We all may know that the opening game of the Los Angeles Dodgers in the Los Angeles Coliseum drew over 90,000 fans. But 22 years earlier, a baseball event drew even 100,000 spectators. And it wasn’t even at American soil.
On a summer day in August during the 1936 Olympics, baseball was a demonstration sport which was rather remarkable since Nazi Germany rather denied everything American, especially Jazz music and black athletes. Nevertheless, baseball would be a demonstration sport for the first time since the 1912 Olympics.
Yes, baseball was a demonstration sport at the 1912 Olympics in Stockholm. And no, it wasn’t at the 1932 Olympics in Los Angeles. The demonstration sports at the 1932 Olympics were (American) football and lacrosse. During the 1912 Olympics, a US team (that contained members of the American Olympic track and field athletics delegation) took on the Swedish team that was the Vesterås Baseball Club, which had been formed in 1910 as the first baseball club in Sweden. Four of the Americans played for Sweden as the Swedish pitchers and catchers did not have much of experience.
But let’s go back to that 1936 August summer night during the Berlin Olympics. The Olympic Stadium was packed with 100,000 spectators. The two teams that played the game, both came from the United States.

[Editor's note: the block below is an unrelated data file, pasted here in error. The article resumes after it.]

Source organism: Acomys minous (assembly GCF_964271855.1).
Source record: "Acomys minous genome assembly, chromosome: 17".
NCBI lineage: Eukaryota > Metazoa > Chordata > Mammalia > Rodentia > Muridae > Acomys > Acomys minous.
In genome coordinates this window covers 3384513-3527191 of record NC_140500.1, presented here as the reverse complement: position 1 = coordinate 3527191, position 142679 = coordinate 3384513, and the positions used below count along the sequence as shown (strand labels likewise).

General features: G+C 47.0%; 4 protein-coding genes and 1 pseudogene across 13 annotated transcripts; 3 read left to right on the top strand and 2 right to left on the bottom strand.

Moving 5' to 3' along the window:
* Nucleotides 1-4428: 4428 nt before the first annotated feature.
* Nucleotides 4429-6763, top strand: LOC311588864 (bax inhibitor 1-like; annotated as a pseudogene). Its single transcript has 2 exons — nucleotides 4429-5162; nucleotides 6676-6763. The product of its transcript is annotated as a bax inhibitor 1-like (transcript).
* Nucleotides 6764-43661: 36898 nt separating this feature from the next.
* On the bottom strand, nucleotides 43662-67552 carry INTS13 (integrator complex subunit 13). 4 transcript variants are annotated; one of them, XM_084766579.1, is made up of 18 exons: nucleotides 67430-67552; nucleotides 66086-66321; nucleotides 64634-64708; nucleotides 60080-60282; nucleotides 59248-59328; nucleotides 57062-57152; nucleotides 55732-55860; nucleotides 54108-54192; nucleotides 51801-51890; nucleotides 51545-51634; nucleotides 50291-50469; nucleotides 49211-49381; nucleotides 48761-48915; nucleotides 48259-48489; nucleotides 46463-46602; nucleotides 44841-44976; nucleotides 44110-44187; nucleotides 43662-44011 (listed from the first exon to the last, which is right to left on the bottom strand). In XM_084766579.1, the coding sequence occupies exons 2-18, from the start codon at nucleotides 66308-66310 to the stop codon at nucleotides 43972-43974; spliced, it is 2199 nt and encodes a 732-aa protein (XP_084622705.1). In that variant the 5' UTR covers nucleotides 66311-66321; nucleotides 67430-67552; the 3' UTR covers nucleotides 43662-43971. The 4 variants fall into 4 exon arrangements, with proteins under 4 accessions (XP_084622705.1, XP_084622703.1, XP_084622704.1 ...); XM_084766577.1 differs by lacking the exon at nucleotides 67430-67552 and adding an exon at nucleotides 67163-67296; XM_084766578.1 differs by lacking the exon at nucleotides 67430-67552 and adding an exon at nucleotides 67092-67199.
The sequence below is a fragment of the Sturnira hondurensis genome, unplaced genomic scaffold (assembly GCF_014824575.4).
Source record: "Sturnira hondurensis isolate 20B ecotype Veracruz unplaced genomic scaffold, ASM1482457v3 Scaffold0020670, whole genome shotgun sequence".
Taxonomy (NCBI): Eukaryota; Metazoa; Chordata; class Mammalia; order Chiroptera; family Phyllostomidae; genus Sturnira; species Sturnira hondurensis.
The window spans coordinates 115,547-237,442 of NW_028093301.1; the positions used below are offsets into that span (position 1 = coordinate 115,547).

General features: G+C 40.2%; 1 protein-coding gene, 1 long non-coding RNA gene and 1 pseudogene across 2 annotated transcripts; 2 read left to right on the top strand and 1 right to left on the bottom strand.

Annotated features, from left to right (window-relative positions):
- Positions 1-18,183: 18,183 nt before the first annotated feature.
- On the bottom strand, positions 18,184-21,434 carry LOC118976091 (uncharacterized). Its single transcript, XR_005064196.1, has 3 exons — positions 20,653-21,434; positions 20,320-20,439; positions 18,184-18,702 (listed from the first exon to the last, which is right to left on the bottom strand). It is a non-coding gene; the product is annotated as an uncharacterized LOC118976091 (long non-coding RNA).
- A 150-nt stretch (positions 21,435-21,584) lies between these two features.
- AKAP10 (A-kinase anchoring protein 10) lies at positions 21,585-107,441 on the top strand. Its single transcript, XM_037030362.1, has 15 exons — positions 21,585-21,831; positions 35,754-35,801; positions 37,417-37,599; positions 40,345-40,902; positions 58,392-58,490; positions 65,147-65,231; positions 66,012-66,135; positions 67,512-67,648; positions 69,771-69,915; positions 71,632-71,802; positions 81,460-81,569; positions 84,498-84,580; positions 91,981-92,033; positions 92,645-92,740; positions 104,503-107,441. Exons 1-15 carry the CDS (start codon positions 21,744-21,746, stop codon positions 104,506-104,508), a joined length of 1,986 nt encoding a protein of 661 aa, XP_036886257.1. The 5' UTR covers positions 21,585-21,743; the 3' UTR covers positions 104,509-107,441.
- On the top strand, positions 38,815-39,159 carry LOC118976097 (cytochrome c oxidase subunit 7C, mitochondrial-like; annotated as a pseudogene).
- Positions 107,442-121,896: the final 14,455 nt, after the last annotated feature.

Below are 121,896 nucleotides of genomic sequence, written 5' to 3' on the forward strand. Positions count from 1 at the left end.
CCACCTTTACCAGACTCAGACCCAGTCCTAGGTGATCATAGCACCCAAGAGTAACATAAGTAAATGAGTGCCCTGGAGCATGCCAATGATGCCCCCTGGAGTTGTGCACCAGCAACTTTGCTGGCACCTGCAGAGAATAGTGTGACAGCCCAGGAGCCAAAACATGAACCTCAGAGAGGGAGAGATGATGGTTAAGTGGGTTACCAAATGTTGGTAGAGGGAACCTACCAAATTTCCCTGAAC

In a special Olympic newspaper, the game of baseball was explained. The newspaper headed: Baseball als Olympia -Einlage vor Laien (loosely translated as “Baseball as demonstration sport for Dummies”).
The exhibition game lasted seven innings and of the two teams branded US Olympics and World Champions, the World Champions won 6-5.
According to a sports writer, the 100,000 specators were bored to death by the game. With four-inch-wide white tape pressed down on the grass of the Olympic Stadium serving as foul lines and a soccer goal used as a backstop behind home plate, the game was played between teams of purely amateurs.
The game was played under artificial light. A rarity as the first night game in MLB was played a year earlier in Cincinnati. The lights were not good enough for a baseball game as they illuminated the field up to 50 yards so fly balls disappeared into the darkness.
Without knowing the rules, bored spectators started to leave the stadium in the third ininng. By the fourth inning the majority of the “fans” disappeared and only a few thousand remained seated.
At one point in the game, the spectators let out a wild cheer. Nothing had happened in the game and the American ballplayers didn’t know why the leftover fans cheered. The announcer had declared, in German, that the game was almost over…
Source: Wikipedia, New York Times